Landscape rocks are an attractive and cost-effective option for a broad range of projects, including stone and gravel roads, patios and walks, and retaining walls. But what is the cheapest rock for landscaping?
The most inexpensive rock you will find for landscaping is decomposed granite. Decomposed granite is an excellent resource for giving your landscape a rustic and natural appearance. It is an excellent aggregate for landscaping and other surfaces. The normal price range is $40 to $50 per cubic yard.
Besides being so cheap, decomposed granite comes in many different colors and is an excellent starting point for your new rock garden. Decomposed granite has some close competitors when it comes to the price range. So, what are the most affordable rocks you could use for landscaping?
What is Landscape Rock?
Before we dive in and answer this question, let’s properly define what we mean by “landscape rock”. There are many ways that rocks can be used in the landscape, and there are also many varieties and types of rock that are used.
Landscape rock, or decorative stone, is a popular choice for homeowners who want to add a little bit of visual interest to their yards. There are many different types of landscape rock available, from gravel and sand to larger rocks and boulders. Landscape rock can be used in a variety of ways, including as a groundcover, in planters, or to create pathways.
It is important to choose the right type of landscape rock for your project, as some rocks are better suited for certain uses than others. For example, gravel is often used as a groundcover because it drains well and is easy to spread, while larger rocks are better suited for creating pathways or accenting garden beds. With so many options available, landscape rock is a versatile material that can help you create the perfect outdoor space.
Landscape rock can also be very expensive, so it adds up quickly when you need a lot of it for your garden or landscape, especially if you’re on a budget. There are some ways to save on costs and it starts with learning about the cheaper landscaping rocks that still get the job done.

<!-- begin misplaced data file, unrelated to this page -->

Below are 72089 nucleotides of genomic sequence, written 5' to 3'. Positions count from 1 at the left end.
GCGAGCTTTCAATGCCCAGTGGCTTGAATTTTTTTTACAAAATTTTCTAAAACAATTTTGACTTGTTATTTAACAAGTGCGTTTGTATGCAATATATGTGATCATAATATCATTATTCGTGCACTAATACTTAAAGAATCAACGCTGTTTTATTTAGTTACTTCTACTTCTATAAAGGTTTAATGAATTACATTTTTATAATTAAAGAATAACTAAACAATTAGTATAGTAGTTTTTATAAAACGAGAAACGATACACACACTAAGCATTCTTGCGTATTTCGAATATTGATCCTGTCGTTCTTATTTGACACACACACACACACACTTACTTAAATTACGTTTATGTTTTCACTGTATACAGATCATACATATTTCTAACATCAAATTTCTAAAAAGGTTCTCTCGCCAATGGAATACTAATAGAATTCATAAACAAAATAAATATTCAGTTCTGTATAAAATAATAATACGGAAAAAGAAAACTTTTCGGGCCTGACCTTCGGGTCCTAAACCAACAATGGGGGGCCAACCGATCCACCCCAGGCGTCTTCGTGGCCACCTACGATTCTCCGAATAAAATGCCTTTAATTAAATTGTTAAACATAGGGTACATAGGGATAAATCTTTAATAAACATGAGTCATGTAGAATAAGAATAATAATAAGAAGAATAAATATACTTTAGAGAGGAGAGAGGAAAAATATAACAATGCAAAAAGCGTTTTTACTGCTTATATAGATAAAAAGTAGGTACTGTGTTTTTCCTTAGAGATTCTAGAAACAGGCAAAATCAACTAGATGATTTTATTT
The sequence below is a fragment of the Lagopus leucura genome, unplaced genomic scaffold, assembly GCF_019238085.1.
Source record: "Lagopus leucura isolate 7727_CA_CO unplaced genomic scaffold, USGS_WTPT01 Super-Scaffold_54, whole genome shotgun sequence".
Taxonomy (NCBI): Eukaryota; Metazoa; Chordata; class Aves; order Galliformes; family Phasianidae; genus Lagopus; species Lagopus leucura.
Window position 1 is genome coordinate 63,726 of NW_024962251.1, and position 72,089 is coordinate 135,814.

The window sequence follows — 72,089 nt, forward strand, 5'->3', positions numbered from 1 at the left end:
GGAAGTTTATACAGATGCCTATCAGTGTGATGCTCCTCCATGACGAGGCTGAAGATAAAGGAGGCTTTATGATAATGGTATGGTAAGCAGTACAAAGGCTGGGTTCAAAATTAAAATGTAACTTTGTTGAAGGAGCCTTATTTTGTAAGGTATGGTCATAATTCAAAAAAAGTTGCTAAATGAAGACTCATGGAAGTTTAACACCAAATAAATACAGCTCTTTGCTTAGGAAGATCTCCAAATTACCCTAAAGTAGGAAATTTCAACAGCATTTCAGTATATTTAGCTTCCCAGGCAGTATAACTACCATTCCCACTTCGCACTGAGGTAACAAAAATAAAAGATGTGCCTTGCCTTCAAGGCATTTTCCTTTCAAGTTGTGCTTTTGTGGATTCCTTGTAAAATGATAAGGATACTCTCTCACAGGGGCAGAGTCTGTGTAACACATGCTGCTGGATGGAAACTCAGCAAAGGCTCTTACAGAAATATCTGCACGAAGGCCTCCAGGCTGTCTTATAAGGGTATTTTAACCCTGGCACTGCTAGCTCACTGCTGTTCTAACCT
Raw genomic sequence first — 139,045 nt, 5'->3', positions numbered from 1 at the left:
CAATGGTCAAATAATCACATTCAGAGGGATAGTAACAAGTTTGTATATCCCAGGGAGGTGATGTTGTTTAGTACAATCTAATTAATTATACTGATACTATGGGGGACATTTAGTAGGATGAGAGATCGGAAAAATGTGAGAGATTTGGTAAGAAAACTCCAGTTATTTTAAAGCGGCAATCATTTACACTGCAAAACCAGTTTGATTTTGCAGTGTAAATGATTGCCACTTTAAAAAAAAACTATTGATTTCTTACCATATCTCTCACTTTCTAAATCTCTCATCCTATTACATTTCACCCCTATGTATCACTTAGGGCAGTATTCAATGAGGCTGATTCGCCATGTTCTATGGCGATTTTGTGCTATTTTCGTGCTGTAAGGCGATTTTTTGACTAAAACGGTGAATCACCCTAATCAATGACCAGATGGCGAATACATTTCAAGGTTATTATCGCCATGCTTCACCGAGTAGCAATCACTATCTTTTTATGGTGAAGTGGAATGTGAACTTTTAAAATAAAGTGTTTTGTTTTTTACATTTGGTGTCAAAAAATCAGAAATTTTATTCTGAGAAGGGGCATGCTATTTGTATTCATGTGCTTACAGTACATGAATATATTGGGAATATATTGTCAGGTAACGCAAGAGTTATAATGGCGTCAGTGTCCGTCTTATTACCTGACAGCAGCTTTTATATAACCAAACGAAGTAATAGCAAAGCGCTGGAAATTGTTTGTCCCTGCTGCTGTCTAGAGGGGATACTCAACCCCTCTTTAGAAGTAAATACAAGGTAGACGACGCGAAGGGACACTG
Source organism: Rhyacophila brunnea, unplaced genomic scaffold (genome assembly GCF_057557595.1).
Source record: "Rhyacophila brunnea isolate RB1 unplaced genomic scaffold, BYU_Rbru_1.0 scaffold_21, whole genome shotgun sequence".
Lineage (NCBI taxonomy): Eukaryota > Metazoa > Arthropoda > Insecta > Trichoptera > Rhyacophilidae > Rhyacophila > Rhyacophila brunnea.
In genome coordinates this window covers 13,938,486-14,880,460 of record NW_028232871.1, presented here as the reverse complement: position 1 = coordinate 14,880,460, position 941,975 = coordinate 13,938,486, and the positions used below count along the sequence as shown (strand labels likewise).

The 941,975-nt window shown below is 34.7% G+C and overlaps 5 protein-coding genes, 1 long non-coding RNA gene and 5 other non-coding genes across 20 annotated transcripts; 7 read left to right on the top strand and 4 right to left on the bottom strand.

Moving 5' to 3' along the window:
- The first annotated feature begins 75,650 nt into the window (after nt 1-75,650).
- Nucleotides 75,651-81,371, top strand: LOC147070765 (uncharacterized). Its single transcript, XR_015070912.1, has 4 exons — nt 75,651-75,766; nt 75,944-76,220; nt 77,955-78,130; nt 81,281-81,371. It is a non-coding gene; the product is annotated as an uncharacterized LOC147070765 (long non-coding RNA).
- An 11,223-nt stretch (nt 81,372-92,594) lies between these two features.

What Are the Cheapest Rocks for Landscaping?
Color, intrigue, and practicality are all added by landscaping rocks to your yard. You may use them to build long-lasting mulch around garden beds, roads and walks, a dry stream riverbed for drainage, and other creative features.
They are obtainable in various colors, sizes, and textures, allowing you to mix and match to achieve the desired look for your project. The typical cost of landscaping stones in the United States is from $25 and $2,500. A 20-square-foot dry riverbed constructed of pea gravel and mixed river stones typically costs approximately $600.
A 25-square-foot patio sitting area with 3 inches of rocks may cost approximately $120 at the low end. With that said, let’s look at the cheapest option for both bulk landscaping and a smaller yard that can turn your garden into something magnificent.
1. MIGHTY109 landscaping decomposed granite for bulk
Crushed granite is typically used for pathway installation and costs $40 to $50 per yard. It gives the walkway a more contemporary, streamlined appearance. This product is in great demand, but there does not appear to be a material scarcity.
The chosen quality type mainly determines the decomposed granite cost and the depth of the area to be covered. The cost is also determined by your location and the distance between you and the nearest quarry. You would be able to directly get your hands on the MIGHTY109 material from the supplier, Bulk Depot.
It will help if you know that this decomposed landscaping material is much finer and brittle than most landscaping rocks but works well in many spaces.
Decomposed granite features:
- It is a low-cost paving material that is ideal for vast expanses.
- It’s easy to put together, making it an excellent DIY landscaping project.
- It lends a naturally velvety appearance to your environment.
- Because the surface is smooth and not solid, it drains incredibly effectively.
- It is available in a variety of colors, including brown, tan, and gray.
- The crunching sound it makes when trodden on provides a rustic atmosphere.
2. Mango garden product rainforest gravel for smaller gardens
Margo Garden Products Gravel provides an extremely tiny, crushed rock of the best standard from across the world. These tiny stones are divided by color, crushed, and bagged for easy handling so that they may be used for projects of different sizes.
This natural stone gravel may be used in residential or commercial settings to provide a natural rockscape pattern in planters, long walks, or ornamental accents in indoor or outdoor places. This gravel has good size and quantity for smaller gardens with attractive color and complements a warm green tone.
Rainforest gravel features:
- Gravel can be used to prevent weed development in landscaping beds.
- Made entirely of long-lasting natural stone.
- It aids in the retention of moisture in the soil and the prevention of erosion.
- Ideal for both home and commercial landscaping projects.
- Mulch and Soil Council certification ensures product quality.
Landscaping Stones Prices by Type